Martin Barré’s work refutes the American view that painting is something that could be used up — as if it came in a pail rather than a well.
In drawing every day for nearly three years, Blake has produced a playful diaristic record of their moods and flights of fancy.
When Ray Johnson killed himself at the age of 67, the air of mystery surrounding his personality, life, and art only thickened.
Ray Johnson’s exhibition at Matthew Marks is proof that the eccentric collage and mail artist’s works were never meant for gallery walls.
This list barely scratches the surface of the city’s artistic offerings this year, from overdue retrospectives to surprising sides of artists we know well.
I want to focus on Jasper Johns’s three recent monotypes based on a Vietnam-era photograph of an emotionally shattered soldier, which are included in Jasper Johns: Monotypes at Matthew Marks.
Perhaps we have all been reading his work too narrowly since his first show at Leo Castelli, more than a half-century ago.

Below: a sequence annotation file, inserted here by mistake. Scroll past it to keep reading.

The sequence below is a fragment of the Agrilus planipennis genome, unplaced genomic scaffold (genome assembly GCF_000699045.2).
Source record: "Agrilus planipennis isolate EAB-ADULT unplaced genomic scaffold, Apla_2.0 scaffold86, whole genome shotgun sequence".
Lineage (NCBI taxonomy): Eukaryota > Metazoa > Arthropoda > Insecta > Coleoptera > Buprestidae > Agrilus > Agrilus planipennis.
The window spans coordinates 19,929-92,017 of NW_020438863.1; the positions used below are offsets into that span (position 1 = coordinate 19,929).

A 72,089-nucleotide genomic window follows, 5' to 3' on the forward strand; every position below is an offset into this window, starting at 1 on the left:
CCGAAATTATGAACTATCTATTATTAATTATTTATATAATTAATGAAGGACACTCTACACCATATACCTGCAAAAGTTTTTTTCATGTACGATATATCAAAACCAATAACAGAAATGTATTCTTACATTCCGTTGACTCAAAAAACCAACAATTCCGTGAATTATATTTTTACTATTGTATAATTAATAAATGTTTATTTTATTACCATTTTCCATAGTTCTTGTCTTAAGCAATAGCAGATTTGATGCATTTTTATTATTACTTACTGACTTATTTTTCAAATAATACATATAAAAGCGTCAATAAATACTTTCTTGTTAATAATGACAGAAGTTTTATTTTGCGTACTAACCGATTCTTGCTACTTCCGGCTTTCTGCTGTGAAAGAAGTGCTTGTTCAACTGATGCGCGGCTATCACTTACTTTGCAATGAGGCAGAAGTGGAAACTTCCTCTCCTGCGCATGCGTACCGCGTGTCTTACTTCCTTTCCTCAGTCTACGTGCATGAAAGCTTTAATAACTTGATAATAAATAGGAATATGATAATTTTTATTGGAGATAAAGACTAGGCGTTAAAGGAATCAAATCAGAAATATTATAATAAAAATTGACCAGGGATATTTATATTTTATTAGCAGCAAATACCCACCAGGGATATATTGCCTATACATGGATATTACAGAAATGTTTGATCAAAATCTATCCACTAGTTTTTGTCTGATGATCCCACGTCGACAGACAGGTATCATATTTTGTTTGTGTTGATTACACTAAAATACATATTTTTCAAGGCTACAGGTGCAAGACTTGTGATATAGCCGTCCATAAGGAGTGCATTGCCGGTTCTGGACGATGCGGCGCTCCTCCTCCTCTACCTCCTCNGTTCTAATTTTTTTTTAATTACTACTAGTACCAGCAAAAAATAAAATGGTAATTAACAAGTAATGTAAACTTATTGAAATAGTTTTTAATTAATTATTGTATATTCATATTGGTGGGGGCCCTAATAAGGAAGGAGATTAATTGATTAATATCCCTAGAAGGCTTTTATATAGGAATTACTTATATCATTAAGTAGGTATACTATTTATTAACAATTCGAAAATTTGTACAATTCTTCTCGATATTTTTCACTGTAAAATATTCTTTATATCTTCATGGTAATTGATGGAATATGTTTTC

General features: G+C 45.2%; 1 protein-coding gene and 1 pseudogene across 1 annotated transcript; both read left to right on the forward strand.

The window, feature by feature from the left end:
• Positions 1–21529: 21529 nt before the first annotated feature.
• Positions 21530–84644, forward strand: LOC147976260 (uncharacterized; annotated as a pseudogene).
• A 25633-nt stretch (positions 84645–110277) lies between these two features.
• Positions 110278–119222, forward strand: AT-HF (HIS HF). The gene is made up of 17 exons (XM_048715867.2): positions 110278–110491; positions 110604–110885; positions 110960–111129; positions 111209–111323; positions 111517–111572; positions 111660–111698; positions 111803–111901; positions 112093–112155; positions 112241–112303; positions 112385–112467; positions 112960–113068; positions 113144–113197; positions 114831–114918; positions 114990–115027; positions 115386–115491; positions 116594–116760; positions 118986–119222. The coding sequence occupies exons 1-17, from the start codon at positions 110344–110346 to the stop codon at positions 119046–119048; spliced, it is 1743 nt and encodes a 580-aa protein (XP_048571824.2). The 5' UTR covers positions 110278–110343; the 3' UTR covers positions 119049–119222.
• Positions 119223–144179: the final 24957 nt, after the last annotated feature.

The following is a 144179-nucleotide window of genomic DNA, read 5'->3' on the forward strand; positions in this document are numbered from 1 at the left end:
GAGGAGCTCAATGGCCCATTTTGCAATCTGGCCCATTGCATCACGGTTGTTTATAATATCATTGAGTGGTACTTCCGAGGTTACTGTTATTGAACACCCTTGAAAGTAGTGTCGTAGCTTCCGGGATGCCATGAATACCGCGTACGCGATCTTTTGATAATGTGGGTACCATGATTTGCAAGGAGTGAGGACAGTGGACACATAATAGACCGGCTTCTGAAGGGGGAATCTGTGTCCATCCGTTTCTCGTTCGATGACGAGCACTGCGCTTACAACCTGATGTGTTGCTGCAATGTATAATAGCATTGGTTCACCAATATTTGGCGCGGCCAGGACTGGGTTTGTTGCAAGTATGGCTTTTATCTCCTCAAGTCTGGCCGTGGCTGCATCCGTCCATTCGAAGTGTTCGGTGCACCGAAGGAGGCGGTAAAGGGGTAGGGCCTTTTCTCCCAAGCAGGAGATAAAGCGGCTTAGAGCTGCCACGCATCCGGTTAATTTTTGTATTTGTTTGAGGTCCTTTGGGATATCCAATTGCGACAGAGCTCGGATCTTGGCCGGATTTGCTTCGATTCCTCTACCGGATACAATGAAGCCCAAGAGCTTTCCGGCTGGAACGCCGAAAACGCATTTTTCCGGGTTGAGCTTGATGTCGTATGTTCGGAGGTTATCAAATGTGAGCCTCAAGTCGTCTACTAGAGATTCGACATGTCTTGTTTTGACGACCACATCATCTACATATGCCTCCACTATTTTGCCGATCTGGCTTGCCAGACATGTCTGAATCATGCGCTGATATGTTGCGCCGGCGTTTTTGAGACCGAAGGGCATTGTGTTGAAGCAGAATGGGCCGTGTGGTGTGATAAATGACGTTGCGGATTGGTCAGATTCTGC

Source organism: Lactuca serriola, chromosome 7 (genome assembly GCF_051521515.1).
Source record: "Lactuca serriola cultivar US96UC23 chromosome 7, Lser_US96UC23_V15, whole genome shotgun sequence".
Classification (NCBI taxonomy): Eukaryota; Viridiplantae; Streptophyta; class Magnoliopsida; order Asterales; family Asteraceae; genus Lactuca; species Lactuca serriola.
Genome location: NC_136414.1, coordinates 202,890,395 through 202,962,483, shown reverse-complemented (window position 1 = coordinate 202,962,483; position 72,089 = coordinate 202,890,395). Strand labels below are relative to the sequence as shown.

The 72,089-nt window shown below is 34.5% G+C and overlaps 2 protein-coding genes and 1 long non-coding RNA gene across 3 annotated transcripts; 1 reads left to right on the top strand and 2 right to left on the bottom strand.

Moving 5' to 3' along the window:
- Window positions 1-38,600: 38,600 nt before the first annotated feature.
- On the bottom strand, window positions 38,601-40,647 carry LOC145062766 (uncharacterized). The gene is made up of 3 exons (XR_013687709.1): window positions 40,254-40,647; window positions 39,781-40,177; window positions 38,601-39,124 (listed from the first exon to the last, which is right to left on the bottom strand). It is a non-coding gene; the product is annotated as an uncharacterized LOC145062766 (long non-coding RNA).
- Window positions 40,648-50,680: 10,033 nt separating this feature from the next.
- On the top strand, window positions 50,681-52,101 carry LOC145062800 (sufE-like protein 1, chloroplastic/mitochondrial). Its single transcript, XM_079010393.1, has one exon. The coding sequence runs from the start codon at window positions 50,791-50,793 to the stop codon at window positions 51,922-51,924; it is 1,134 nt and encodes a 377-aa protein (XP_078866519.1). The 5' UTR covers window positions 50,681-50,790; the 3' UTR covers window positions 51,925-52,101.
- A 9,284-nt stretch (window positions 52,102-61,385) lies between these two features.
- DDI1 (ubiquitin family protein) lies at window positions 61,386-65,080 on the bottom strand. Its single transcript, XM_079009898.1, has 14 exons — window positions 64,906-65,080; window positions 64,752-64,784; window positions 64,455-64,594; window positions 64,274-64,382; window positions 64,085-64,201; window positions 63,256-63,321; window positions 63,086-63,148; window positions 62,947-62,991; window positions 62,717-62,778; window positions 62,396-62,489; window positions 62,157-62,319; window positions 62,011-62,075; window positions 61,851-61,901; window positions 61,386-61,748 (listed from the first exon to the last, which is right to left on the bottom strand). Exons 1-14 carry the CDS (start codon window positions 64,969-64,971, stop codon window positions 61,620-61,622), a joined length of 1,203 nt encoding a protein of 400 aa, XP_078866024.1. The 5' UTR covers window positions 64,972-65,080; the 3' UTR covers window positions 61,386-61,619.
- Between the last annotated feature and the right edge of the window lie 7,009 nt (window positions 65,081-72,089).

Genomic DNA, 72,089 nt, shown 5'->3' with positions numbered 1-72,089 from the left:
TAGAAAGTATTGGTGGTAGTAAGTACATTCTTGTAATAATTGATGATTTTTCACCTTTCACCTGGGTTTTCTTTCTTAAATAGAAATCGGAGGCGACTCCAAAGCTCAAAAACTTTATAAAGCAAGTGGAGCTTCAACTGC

Occasionally, we are forced to venture beyond Brooklyn to see art.
Life-size knit body suits mingle with painted metal lawn chairs, plastic purses, and rows of zines and ephemera in the summer show at Matthew Marks Gallery, What Nerve!, which gathers the work of four outlying postwar art groups in the United States.
In 1968, Suellen Rocca, the artist who painted “Purse Curse,” was a member of the Hairy Who, a group of six artists who exhibited under that moniker from 1966 to 1969 in Chicago, San Francisco, New York and Washington, D.C.
Recently, and rather unexpectedly, the term “negative capability,” which was coined by the poet John Keats, came to mind. Was this an outlandish association to make while looking at Martin Puryear’s debut exhibition at Matthew Marks?
What these forms do first and foremost is force us to look. They encourage us to question what the eye is given to believe at first glance, and to carefully consider every surface from a variety of angles.